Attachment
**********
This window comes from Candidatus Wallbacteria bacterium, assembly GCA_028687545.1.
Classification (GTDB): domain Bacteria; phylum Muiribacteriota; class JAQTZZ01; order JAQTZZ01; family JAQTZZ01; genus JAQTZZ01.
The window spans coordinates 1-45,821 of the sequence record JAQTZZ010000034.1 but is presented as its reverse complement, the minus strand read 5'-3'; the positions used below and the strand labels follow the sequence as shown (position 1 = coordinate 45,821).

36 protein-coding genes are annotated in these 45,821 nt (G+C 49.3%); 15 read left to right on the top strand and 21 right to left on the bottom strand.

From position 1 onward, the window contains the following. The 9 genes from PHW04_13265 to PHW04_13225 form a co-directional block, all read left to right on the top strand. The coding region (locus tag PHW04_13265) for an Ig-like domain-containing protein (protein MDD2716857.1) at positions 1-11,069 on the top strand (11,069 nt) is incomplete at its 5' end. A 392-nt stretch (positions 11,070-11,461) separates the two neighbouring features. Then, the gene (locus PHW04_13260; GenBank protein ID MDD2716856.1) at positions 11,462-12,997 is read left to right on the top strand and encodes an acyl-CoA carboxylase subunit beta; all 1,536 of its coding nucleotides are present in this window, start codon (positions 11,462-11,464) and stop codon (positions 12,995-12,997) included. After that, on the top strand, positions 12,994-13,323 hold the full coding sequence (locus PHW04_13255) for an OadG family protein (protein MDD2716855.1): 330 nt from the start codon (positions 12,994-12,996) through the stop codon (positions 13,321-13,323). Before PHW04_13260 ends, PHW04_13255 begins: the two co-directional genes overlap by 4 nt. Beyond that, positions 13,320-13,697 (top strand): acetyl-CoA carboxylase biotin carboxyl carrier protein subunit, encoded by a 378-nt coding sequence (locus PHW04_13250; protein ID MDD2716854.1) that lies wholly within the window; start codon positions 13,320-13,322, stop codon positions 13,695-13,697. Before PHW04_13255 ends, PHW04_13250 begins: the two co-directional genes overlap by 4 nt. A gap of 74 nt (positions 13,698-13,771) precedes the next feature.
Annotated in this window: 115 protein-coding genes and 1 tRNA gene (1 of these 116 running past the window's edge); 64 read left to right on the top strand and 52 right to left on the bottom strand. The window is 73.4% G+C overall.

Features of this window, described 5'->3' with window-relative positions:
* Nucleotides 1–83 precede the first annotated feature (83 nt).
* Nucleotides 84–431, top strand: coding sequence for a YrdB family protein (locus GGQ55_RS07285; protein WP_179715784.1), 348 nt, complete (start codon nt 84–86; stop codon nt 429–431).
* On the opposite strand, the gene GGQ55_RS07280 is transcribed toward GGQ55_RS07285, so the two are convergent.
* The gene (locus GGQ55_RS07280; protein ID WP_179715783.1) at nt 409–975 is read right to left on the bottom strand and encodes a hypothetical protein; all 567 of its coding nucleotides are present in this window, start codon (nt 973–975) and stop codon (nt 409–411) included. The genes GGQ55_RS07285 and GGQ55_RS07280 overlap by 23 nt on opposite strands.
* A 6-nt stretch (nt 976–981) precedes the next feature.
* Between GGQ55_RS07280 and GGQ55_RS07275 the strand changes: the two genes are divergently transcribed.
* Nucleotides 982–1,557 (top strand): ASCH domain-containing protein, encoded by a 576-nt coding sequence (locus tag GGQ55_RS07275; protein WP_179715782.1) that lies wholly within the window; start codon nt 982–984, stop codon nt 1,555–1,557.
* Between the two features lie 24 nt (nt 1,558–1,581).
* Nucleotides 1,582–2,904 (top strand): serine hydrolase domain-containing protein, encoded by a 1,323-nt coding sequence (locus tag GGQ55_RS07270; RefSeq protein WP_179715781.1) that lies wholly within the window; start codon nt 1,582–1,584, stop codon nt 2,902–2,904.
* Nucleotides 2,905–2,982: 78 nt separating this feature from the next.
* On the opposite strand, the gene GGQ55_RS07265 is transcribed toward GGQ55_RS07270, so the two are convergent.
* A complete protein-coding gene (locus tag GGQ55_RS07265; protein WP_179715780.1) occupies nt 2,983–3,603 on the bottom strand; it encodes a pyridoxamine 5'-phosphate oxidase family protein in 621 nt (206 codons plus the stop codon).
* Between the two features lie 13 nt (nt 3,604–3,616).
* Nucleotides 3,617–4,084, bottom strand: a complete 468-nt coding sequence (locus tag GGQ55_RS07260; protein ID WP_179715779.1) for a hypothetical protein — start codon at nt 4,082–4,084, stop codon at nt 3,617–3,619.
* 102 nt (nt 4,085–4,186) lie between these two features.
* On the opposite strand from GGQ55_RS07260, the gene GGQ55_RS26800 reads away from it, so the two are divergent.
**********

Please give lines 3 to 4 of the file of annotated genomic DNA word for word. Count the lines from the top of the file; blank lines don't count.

The window spans coordinates 1-45,821 of the sequence record JAQTZZ010000034.1 but is presented as its reverse complement, the minus strand read 5'-3'; the positions used below and the strand labels follow the sequence as shown (position 1 = coordinate 45,821).

36 protein-coding genes are annotated in these 45,821 nt (G+C 49.3%); 15 read left to right on the top strand and 21 right to left on the bottom strand.